The Town of Marana won three Common Ground Awards on Oct. 16, when the Metropolitan Pima Alliance announced projects that demonstrated community collaboration.
Marana won awards for its strategic plan (public policy recognition), Thornydale Road improvements (public works) and Yuma Wash Heritage and Silverbell Road project (archaeology and historic preservation).
"We believe in the value of partnerships," said Town Manager Gilbert Davidson. "We work with our neighbors and members of the private sector to benefit everyone who lives in, does business in or visits Marana."
Marana's Strategic Plan, which serves as a "comprehensive document that identifies Marana's vision for its future," was reviewed by the public at more than a dozen community forums. The Thornydale Road project improved traffic flow, public safety and business access between Orange Grove Road and the CDO Wash. The town preserved Native American artifacts while improving a roadway during the Yuma Wash/Silverbell Road project.
Marana won three of the nine awards given at the ceremony. Seventy projects were submitted by various entities in Pima County for consideration, and 26 finalists were chosen from that group.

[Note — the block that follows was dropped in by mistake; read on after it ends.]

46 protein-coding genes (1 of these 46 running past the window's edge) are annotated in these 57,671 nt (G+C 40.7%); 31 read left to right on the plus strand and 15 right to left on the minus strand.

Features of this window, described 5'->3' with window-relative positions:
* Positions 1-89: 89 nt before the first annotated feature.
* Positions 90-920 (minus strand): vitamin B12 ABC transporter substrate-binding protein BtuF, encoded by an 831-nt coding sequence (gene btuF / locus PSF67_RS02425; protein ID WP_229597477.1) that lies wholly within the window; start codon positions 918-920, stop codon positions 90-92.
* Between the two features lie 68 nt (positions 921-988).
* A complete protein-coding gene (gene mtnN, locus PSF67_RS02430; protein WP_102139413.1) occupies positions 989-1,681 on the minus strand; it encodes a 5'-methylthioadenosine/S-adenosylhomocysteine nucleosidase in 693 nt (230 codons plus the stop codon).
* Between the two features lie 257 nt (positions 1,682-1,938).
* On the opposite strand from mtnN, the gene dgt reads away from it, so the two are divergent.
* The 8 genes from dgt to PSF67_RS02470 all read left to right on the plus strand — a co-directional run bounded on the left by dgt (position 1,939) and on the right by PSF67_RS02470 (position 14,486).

The town also was a partner in the winner from the events category, "Crafting Tomorrow's Built Environment: A Community Conversation on Regional Land Use."
Other Common Ground Award winners were:
Award of Distinction: Arizona Department of Transportation Interstate 10 widening – Prince Road to 29th Street;
Award of Distinction: Tucson Festival of Books. The event debuted last March on the University of Arizona campus.
Architecture, Planning and Development: Fire Central, the city of Tucson.
Economic Development: BIO5 Institute at The University of Arizona, which brings together UA faculty and more than 180 researchers to oversee statewide efforts to grow the bioscience industry in Arizona.
Events: "Crafting Tomorrow's Built Environment - A Community Conversation on Regional Land Use," a part of the Tucson Regional Town Hall project.
Green Project: Civano North Ridge by Pepper Viner Homes. The company built the Civano North Ridge community in East Tucson with grey water and rainwater harvesting systems and solar water heating systems in each home.
Programs and Studies: Tucson Values Teachers, the regional initiative working to help recruit, retain and reward K-12 teachers in Southern Arizona and boost the quality of education throughout the region.
Revitalization: The Arizona Association of Community Managers was presented a "Revitalization" award by the Metropolitan Pima Alliance for its work on the Arroyo Visty Neighborhood Cleanup. The Arroyo Vista Neighborhood Cleanup is where parties cleaned up an area and reorganized a homeowners association. A group of 100 volunteers from the organizations pulled weeds, collected trash and painted over graffiti. In all, 22 companies removed more than 25 tons of debris from the neighborhood.
The Metropolitan Pima Alliance is an alliance of business, government and non-profit organizations in Pima County. Common Ground Awards were established in 2005.